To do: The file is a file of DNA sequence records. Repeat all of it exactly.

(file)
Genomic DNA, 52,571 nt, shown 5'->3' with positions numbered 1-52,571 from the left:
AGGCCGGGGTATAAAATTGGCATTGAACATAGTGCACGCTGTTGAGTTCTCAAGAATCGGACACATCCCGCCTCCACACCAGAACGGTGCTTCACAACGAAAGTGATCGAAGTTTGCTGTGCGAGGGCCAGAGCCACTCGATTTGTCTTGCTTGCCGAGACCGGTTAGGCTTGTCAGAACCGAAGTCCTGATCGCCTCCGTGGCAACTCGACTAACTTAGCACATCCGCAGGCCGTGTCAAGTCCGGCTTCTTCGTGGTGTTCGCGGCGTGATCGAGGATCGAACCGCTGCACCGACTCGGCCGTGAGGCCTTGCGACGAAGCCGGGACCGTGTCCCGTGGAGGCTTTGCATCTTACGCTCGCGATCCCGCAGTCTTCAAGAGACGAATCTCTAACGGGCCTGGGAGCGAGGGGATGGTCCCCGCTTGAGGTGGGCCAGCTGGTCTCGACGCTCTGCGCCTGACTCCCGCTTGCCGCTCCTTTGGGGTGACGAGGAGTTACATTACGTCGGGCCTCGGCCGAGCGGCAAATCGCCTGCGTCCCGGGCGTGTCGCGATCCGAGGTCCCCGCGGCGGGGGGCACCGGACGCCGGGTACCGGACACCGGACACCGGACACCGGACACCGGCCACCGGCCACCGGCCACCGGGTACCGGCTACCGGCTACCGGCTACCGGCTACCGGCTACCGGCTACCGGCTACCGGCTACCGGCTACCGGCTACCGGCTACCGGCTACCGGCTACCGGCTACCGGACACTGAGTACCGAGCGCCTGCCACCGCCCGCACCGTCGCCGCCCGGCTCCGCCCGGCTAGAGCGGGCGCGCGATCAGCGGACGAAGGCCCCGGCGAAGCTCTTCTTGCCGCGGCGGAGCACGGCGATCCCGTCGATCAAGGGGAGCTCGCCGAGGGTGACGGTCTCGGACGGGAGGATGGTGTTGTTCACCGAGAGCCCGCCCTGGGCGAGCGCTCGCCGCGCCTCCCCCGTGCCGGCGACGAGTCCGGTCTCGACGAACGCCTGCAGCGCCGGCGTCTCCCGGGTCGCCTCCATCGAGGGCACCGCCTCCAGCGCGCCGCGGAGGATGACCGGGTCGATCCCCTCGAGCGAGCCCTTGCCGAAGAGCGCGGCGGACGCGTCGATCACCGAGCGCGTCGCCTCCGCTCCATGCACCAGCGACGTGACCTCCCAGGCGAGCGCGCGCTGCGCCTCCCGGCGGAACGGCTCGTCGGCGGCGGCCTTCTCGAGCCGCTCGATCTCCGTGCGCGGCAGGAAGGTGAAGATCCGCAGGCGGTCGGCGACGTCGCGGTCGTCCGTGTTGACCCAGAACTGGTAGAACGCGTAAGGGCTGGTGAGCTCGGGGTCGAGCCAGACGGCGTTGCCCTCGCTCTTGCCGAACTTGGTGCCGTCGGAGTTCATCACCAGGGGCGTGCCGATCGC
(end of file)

Genomic DNA, 52,571 nt, shown 5'->3' with positions numbered 1-52,571 from the left:
AGGCCGGGGTATAAAATTGGCATTGAACATAGTGCACGCTGTTGAGTTCTCAAGAATCGGACACATCCCGCCTCCACACCAGAACGGTGCTTCACAACGAAAGTGATCGAAGTTTGCTGTGCGAGGGCCAGAGCCACTCGATTTGTCTTGCTTGCCGAGACCGGTTAGGCTTGTCAGAACCGAAGTCCTGATCGCCTCCGTGGCAACTCGACTAACTTAGCACATCCGCAGGCCGTGTCAAGTCCGGCTTCTTCGTGGTGTTCGCGGCGTGATCGAGGATCGAACCGCTGCACCGACTCGGCCGTGAGGCCTTGCGACGAAGCCGGGACCGTGTCCCGTGGAGGCTTTGCATCTTACGCTCGCGATCCCGCAGTCTTCAAGAGACGAATCTCTAACGGGCCTGGGAGCGAGGGGATGGTCCCCGCTTGAGGTGGGCCAGCTGGTCTCGACGCTCTGCGCCTGACTCCCGCTTGCCGCTCCTTTGGGGTGACGAGGAGTTACATTACGTCGGGCCTCGGCCGAGCGGCAAATCGCCTGCGTCCCGGGCGTGTCGCGATCCGAGGTCCCCGCGGCGGGGGGCACCGGACGCCGGGTACCGGACACCGGACACCGGACACCGGACACCGGCCACCGGCCACCGGCCACCGGGTACCGGCTACCGGCTACCGGCTACCGGCTACCGGCTACCGGCTACCGGCTACCGGCTACCGGCTACCGGCTACCGGCTACCGGCTACCGGCTACCGGCTACCGGACACTGAGTACCGAGCGCCTGCCACCGCCCGCACCGTCGCCGCCCGGCTCCGCCCGGCTAGAGCGGGCGCGCGATCAGCGGACGAAGGCCCCGGCGAAGCTCTTCTTGCCGCGGCGGAGCACGGCGATCCCGTCGATCAAGGGGAGCTCGCCGAGGGTGACGGTCTCGGACGGGAGGATGGTGTTGTTCACCGAGAGCCCGCCCTGGGCGAGCGCTCGCCGCGCCTCCCCCGTGCCGGCGACGAGTCCGGTCTCGACGAACGCCTGCAGCGCCGGCGTCTCCCGGGTCGCCTCCATCGAGGGCACCGCCTCCAGCGCGCCGCGGAGGATGACCGGGTCGATCCCCTCGAGCGAGCCCTTGCCGAAGAGCGCGGCGGACGCGTCGATCACCGAGCGCGTCGCCTCCGCTCCATGCACCAGCGACGTGACCTCCCAGGCGAGCGCGCGCTGCGCCTCCCGGCGGAACGGCTCGTCGGCGGCGGCCTTCTCGAGCCGCTCGATCTCCGTGCGCGGCAGGAAGGTGAAGATCCGCAGGCGGTCGGCGACGTCGCGGTCGTCCGTGTTGACCCAGAACTGGTAGAACGCGTAAGGGCTGGTGAGCTCGGGGTCGAGCCAGACGGCGTTGCCCTCGCTCTTGCCGAACTTGGTGCCGTCGGAGTTCATCACCAGGGGCGTGCCGATCGC